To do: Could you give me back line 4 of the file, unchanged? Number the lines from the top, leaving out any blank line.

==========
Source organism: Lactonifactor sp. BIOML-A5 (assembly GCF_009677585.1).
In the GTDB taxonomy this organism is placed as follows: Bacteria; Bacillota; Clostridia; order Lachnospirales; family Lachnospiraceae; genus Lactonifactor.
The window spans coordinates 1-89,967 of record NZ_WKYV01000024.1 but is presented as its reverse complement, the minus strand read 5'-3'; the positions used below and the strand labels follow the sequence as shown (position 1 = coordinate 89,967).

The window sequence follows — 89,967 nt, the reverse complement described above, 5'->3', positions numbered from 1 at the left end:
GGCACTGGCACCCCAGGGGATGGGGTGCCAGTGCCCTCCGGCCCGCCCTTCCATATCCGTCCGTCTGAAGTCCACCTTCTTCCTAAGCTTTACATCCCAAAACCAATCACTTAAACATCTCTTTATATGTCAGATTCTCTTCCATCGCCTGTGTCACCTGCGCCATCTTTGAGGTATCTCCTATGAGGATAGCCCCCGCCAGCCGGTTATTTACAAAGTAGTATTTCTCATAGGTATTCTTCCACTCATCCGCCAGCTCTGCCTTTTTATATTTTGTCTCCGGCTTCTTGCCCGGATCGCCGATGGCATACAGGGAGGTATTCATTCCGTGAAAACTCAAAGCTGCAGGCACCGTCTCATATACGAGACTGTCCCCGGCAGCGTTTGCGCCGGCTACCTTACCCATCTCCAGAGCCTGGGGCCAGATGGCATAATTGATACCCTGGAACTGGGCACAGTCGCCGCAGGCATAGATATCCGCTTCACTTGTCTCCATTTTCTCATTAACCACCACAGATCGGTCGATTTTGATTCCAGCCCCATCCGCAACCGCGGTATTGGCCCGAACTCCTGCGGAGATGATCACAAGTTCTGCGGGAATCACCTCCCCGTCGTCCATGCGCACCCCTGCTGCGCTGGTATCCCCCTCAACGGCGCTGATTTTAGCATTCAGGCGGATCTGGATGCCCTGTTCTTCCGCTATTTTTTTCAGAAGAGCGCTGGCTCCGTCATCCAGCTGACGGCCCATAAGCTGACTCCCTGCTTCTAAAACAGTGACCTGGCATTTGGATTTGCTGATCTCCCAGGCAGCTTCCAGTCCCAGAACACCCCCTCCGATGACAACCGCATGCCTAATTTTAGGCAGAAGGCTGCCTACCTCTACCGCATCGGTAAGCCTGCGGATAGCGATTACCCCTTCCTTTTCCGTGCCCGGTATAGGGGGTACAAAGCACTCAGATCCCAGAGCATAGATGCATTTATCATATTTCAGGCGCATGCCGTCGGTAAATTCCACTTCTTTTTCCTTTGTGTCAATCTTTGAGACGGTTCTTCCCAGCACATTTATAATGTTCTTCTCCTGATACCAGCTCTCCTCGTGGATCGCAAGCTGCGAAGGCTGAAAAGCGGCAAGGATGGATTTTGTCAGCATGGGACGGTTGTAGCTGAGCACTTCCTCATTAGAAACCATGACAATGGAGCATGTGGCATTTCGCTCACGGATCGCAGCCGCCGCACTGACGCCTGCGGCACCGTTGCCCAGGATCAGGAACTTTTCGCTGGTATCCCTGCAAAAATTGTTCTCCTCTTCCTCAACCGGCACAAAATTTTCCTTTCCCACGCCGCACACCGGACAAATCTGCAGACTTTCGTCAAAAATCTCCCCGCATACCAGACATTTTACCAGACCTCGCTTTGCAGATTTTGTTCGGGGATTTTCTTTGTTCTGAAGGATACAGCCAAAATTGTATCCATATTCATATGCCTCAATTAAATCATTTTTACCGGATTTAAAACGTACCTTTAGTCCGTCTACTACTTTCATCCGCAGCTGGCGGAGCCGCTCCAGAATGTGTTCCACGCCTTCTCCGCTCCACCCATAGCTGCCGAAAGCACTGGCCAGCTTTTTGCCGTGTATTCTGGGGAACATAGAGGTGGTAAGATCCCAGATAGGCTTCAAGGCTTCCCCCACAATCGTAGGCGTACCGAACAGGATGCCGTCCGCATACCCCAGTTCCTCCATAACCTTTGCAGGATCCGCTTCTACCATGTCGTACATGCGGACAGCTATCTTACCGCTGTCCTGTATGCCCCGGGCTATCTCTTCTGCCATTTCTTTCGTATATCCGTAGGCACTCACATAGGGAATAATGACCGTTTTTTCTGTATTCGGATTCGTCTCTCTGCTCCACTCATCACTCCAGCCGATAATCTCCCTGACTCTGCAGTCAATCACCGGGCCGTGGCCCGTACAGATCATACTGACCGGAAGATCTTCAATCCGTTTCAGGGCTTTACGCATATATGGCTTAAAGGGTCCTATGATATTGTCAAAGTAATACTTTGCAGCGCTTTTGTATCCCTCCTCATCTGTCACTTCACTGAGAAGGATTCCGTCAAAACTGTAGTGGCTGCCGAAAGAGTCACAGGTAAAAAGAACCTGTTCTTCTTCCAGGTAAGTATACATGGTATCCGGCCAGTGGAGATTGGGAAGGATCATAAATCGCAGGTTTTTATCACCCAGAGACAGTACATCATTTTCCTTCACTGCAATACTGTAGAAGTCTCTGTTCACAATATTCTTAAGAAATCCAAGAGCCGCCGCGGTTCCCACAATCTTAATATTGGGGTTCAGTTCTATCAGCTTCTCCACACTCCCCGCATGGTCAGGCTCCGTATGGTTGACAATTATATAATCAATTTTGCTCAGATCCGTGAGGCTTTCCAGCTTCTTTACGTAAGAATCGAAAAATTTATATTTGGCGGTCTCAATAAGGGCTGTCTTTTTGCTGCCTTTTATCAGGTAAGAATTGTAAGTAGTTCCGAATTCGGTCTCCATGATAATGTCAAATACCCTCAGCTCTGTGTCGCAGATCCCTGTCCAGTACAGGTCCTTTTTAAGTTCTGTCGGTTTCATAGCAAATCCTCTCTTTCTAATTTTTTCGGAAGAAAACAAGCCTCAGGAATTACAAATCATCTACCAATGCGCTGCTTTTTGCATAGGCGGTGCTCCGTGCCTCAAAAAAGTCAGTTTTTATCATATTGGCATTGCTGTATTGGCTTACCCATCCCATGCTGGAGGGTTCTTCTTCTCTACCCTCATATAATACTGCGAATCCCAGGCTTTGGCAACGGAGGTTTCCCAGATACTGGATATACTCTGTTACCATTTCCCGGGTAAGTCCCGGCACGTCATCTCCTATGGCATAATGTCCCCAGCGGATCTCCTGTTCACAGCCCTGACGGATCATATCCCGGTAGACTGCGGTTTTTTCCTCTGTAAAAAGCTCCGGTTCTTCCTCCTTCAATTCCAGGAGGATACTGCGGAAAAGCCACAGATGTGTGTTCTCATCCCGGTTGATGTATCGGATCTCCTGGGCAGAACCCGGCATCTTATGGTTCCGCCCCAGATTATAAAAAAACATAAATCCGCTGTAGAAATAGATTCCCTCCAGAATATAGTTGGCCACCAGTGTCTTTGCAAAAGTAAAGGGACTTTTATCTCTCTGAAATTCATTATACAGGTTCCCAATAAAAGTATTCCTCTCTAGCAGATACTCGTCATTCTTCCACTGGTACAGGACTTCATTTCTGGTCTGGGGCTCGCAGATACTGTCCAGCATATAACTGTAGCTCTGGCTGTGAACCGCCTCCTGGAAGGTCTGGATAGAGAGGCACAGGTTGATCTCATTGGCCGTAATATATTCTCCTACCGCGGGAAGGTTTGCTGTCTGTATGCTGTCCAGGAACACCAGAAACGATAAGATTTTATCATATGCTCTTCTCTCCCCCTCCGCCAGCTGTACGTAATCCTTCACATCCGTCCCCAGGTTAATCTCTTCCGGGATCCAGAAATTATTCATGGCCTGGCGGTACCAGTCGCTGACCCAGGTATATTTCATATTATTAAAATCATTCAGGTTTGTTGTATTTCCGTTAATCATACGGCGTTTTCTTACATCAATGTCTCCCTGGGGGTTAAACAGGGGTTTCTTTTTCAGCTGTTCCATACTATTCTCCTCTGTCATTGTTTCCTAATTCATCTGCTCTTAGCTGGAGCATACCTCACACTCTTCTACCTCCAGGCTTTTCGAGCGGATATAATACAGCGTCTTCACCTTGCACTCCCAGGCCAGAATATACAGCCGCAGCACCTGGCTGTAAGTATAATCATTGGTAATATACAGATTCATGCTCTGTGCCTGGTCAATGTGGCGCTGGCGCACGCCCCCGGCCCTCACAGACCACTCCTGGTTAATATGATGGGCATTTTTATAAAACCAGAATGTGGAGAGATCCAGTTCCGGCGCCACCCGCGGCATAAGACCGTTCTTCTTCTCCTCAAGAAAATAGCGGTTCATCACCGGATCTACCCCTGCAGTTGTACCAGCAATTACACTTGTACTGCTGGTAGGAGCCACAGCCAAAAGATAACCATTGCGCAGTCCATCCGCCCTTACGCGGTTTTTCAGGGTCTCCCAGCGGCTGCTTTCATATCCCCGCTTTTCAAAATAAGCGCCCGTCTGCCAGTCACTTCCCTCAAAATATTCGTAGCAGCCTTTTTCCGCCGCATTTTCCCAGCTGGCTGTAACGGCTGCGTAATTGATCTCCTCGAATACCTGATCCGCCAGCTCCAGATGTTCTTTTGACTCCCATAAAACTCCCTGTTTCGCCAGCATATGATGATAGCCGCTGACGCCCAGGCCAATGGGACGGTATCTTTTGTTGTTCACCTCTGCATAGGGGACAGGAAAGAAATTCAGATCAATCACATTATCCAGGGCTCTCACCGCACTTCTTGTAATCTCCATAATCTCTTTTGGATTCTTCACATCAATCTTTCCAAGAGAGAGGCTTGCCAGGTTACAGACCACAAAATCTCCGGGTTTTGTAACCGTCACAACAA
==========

The window sequence follows — 89,967 nt, the reverse complement described above, 5'->3', positions numbered from 1 at the left end: